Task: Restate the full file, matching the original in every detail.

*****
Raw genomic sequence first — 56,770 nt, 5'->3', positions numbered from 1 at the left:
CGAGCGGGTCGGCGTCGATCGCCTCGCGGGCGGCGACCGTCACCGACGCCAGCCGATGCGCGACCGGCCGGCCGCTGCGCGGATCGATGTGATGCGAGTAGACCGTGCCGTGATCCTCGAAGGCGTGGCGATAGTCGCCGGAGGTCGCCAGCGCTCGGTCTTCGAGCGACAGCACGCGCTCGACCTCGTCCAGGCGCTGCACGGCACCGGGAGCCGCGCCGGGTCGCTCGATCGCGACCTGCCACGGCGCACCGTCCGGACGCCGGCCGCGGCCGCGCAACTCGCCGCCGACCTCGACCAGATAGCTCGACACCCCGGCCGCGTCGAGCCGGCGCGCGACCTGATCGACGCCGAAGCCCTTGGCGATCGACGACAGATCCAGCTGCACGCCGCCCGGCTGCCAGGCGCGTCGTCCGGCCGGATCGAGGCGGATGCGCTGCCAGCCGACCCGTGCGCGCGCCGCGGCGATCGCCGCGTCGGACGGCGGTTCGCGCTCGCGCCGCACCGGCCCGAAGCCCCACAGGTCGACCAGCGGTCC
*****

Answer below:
Raw genomic sequence first — 56,770 nt, 5'->3', positions numbered from 1 at the left:
CGAGCGGGTCGGCGTCGATCGCCTCGCGGGCGGCGACCGTCACCGACGCCAGCCGATGCGCGACCGGCCGGCCGCTGCGCGGATCGATGTGATGCGAGTAGACCGTGCCGTGATCCTCGAAGGCGTGGCGATAGTCGCCGGAGGTCGCCAGCGCTCGGTCTTCGAGCGACAGCACGCGCTCGACCTCGTCCAGGCGCTGCACGGCACCGGGAGCCGCGCCGGGTCGCTCGATCGCGACCTGCCACGGCGCACCGTCCGGACGCCGGCCGCGGCCGCGCAACTCGCCGCCGACCTCGACCAGATAGCTCGACACCCCGGCCGCGTCGAGCCGGCGCGCGACCTGATCGACGCCGAAGCCCTTGGCGATCGACGACAGATCCAGCTGCACGCCGCCCGGCTGCCAGGCGCGTCGTCCGGCCGGATCGAGGCGGATGCGCTGCCAGCCGACCCGTGCGCGCGCCGCGGCGATCGCCGCGTCGGACGGCGGTTCGCGCTCGCGCCGCACCGGCCCGAAGCCCCACAGGTCGACCAGCGGTCC